Peru's famous Machu Picchu ruins have opened for the first time after months of lockdown — but just for a single tourist from Japan.
Jesse Takayama had been waiting to visit the World Heritage Site since March when the coronavirus pandemic halted travel, forced widespread closures and left him stranded. Seven months on, the local tourism authority decided to grant him special permission to tour the Inca city.
"The first person on Earth who went to Machu Picchu since the lockdown is meeeeeee," Takayama posted on his Instagram account alongside pictures of himself at the deserted site.
"This is truly amazing! Thank you," he added in a video.
Not quite the holiday he planned
Takayama, described by local media as a 26-year-old boxing instructor from Nara, had only planned to spend a few days in the South American country so that he could visit Machu Picchu. He bought his entry ticket days before the Peruvian government declared a health emergency, and found himself stuck in Aguas Calientes, a town near the tourist site.
"I thought that I wouldn't be able to go, but thanks to all of you who pleaded with the mayor and the government, I was given this super special opportunity," he said.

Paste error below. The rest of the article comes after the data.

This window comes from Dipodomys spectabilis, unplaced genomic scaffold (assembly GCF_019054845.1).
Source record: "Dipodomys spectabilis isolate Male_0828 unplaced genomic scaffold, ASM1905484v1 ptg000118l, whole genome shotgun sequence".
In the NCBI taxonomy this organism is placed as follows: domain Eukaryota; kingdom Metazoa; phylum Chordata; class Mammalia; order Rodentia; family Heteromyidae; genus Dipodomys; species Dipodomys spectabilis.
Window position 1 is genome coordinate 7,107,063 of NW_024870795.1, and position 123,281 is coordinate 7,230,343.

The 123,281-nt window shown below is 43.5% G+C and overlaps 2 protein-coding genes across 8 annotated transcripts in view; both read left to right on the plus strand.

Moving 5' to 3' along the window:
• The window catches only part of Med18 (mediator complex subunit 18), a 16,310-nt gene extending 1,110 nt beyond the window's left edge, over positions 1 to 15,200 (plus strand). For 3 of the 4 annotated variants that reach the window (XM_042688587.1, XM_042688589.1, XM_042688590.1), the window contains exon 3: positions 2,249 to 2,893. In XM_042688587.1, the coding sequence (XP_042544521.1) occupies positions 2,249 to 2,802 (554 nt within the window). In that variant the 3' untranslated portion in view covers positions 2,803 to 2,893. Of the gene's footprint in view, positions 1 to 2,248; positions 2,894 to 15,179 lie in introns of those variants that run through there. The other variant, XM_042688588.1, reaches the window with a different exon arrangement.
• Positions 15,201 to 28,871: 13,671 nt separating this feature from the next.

Minister of Culture Alejandro Neyra said Takayama had been granted access to tour the site after submitting a special request.
"He had come to Peru with the dream of being able to enter," Nyra said. "The Japanese citizen has entered together with our head of the park so that he can do this before returning to his country."
Machu Picchu, which before the pandemic was drawing thousands of tourists a day, was initially scheduled to reopen to the public in July. But Neyra said that had been pushed back to November. When it does reopen, the site will permit 30% of its normal capacity of 675 people per day.
"We are still in the middle of a pandemic," Neyra said. "It will be done with all the necessary care."
Machu Picchu was built more than 500 years ago by the Inca empire that ruled parts of western South America before the Spanish conquest in the 16th century. The ruins were rediscovered in 1911 by American explorer Hiram Bingham and declared a UNESCO World Heritage Site in 1983.